With the COVID-19 global pandemic still in motion, it’s critical to understand the sheer amount of difficulties that teachers are currently facing in their field. Needless to say, the rates of teachers burning out are increasing at an alarming rate.
It’s definitely the time to explore new options for supporting and helping teachers find their footing in the ever-shifting landscape of education at the moment. A great tool to use would be taking advantage of the multitude of benefits that instructional coaching can bring to the table.
If you’re unfamiliar with the concept of instructional coaching, no worries. You’ve come to the right place. Read on for our little breakdown of what instructional coaching entails, the different flavors the model can come in, and what makes one effective.
Instructional Coaching 101: What Is an Instructional Coaching Model?
Depending on the school and its teachers’ needs, instructional coaching can lie anywhere between a laissez-faire approach or a highly-structured program.
The laissez-faire approach is a more hands-off model that can include regular check-ins with new and current teachers, Q&A sessions to figure out solutions for the teachers’ problems, as well as seminars that can help calm their nerves.
On the other hand, you can explore a rigid program that’s highly-structured in the form of lessons given by experienced teachers and educational coaches. Of course, you’ll need experienced coaches on hand for schools to bring any instructional approach to fruition.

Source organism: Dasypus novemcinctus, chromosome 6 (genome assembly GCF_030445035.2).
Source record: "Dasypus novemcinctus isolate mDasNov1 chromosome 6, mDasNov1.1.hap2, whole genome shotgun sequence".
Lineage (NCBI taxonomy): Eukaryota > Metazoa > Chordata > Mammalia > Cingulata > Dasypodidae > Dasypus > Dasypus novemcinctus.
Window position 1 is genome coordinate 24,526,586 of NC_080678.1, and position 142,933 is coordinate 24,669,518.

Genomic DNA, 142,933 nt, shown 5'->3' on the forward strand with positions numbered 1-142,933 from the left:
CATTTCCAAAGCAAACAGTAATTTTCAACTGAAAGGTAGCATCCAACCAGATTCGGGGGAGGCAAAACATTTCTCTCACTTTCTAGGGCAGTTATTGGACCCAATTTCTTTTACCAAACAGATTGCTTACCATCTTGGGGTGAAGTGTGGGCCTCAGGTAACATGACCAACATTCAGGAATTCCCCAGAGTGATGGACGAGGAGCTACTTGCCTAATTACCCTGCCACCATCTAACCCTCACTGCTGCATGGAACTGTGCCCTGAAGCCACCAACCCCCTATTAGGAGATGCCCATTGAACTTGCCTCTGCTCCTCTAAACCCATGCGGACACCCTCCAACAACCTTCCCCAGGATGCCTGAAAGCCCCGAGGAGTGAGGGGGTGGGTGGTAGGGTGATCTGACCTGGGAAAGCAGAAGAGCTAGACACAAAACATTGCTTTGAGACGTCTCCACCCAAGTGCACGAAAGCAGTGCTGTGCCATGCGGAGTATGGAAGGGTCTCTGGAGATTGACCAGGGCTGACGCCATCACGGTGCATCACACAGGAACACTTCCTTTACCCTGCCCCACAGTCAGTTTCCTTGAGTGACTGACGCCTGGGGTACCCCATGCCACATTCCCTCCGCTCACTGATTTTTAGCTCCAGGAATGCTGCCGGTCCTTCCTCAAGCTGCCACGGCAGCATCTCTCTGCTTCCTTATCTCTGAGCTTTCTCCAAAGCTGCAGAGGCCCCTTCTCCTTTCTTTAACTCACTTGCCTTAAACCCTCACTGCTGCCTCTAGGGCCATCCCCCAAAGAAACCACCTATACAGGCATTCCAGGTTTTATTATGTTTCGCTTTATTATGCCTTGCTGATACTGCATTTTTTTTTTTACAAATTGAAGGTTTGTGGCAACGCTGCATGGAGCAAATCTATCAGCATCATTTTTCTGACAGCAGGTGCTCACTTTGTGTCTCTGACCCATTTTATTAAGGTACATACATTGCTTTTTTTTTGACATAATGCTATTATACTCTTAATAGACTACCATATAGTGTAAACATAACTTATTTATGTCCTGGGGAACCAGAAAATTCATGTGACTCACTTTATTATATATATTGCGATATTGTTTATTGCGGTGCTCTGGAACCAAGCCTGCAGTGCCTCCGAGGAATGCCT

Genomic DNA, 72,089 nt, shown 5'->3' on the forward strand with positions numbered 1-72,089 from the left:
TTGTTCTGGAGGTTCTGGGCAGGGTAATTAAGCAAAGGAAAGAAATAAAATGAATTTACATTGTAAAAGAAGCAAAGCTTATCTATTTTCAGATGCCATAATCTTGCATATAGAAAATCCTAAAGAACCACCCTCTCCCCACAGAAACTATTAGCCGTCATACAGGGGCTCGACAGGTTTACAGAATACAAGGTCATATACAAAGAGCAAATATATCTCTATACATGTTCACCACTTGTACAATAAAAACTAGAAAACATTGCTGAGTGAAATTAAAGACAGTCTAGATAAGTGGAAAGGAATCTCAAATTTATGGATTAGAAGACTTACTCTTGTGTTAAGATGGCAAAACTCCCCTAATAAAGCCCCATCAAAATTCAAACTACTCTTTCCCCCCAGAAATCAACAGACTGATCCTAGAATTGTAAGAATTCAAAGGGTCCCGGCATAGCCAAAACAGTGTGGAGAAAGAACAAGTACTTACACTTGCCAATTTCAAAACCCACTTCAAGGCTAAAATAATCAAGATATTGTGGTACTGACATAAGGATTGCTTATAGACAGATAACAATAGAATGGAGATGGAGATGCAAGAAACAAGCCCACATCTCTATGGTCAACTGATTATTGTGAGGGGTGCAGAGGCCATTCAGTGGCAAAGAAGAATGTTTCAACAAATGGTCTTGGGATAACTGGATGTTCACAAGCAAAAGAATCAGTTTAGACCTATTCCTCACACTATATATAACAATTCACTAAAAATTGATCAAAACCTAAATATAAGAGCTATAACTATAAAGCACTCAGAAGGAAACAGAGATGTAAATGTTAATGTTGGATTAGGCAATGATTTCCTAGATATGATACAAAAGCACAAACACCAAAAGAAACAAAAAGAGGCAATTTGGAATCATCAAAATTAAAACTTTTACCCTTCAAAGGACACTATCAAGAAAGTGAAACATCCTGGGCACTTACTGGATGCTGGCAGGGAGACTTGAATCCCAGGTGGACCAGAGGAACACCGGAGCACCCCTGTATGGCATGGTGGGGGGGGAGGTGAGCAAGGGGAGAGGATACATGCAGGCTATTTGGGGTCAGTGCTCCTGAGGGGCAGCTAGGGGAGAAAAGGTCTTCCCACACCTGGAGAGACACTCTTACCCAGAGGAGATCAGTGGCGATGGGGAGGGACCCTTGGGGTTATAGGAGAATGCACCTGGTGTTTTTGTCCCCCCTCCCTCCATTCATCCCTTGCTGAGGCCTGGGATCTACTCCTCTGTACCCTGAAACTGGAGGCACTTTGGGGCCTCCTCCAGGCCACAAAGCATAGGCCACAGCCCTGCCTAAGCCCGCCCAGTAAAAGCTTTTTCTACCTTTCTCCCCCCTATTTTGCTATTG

The Interpersonal Approach
In addition to the two types of approaches we’ve previously discussed, you’ll find that the interpersonal approach is another great option.
This approach comes with a focus on observation and the creation of a feedback cycle, where the coaches will explain research-based practices to the teachers, then help them integrate these practices directly into their classrooms.
One of the key benefits to this approach is the opportunities of applying theories by individual teachers to their classrooms, see what works and tweak the methods that aren’t as effective, all under the sharp eye of their coaches and instructors. At this point, the teachers will feel comfortable raising questions or discussing their concerns, then benefit from the quick response and solutions.
What Makes Instructional Coaching Effective?
Different models will suit different school and teacher cultures. However, if you’re looking for the common element that makes instructional coaching effective, that would be the emphasis on individualized, time-sensitive training, that’s sustained over the course of at least an academic semester, preferably a full year.
Furthermore, the training needs to be context-specific, tailored for the school and the students, with a focus on discrete skills. Instructional coaching needs to be consistent, unlike the one-and-done nature of traditional professional development programs.
Supporting Teachers and Students at Times of Educational Turmoil
Simply assuming that struggling teachers will “figure it out” or somehow muddle through the semester is a recipe for disaster.
As we’re facing unprecedented times, it’s appropriate to move away from more orthodox programs like professional development ones to more agile instructional coaching models.
We hope that our little guide into what instructional coaching can bring to your school helps you start your research into the different models with a solid base of information.